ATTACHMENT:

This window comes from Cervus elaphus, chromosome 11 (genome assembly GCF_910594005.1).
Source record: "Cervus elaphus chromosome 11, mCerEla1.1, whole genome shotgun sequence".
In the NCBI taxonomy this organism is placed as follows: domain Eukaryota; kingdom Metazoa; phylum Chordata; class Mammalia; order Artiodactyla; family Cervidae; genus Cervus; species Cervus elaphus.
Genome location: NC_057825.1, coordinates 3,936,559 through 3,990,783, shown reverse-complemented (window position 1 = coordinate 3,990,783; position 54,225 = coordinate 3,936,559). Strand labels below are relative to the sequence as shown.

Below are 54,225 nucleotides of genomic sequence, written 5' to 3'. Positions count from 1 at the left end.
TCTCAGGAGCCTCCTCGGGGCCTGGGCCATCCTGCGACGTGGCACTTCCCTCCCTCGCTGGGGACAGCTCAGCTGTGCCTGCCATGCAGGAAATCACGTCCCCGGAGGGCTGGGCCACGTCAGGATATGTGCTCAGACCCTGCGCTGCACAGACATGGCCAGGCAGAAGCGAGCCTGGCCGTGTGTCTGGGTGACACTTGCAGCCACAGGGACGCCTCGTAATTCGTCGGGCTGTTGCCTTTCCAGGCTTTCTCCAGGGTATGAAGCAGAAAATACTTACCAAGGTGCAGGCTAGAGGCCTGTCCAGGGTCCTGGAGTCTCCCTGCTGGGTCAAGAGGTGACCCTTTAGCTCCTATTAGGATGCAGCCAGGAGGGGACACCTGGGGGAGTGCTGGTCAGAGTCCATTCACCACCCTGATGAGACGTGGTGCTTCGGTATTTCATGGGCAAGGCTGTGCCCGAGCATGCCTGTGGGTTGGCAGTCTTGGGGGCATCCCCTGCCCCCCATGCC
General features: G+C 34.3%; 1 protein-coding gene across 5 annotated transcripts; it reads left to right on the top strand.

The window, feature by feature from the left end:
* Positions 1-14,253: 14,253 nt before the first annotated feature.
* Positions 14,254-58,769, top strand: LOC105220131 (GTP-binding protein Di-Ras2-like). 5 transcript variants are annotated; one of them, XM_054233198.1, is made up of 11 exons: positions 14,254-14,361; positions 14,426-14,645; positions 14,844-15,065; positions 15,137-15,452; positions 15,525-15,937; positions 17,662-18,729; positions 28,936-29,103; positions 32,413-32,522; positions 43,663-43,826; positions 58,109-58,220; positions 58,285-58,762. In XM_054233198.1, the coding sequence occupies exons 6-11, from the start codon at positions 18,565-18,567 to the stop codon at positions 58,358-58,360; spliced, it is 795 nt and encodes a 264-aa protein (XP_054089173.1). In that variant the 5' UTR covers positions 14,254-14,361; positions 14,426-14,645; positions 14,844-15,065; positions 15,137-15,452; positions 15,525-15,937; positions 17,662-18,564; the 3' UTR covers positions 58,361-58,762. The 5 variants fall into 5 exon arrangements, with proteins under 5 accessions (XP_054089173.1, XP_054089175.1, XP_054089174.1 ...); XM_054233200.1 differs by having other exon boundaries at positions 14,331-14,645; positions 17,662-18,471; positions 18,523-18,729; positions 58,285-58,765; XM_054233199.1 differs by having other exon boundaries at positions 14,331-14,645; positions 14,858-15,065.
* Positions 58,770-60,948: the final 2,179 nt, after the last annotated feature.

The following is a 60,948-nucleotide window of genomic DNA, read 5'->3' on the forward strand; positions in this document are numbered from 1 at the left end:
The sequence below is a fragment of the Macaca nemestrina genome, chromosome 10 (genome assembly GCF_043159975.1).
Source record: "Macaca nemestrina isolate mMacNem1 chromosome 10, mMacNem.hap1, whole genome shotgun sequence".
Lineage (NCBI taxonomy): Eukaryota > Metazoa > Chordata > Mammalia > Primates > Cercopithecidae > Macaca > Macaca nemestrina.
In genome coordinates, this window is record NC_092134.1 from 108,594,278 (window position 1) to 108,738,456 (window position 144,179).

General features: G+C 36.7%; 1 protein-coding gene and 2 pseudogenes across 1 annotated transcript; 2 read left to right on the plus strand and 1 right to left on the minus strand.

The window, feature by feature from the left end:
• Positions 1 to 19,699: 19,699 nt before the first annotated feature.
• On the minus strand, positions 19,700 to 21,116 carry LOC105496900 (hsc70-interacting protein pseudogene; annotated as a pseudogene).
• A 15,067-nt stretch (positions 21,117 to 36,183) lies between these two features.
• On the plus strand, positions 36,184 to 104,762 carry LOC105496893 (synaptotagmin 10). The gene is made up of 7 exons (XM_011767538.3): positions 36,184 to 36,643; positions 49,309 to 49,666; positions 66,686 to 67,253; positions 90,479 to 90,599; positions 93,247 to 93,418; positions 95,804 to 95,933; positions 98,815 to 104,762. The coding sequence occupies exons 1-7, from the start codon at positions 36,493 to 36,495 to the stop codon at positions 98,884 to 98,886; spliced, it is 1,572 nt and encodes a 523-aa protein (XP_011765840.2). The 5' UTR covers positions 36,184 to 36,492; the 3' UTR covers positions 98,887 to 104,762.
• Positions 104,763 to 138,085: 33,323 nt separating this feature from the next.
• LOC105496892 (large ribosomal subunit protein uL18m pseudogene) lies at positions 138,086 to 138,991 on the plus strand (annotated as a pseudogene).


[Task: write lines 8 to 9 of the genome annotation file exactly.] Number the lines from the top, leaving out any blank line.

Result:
The window, feature by feature from the left end:
* Positions 1-14,253: 14,253 nt before the first annotated feature.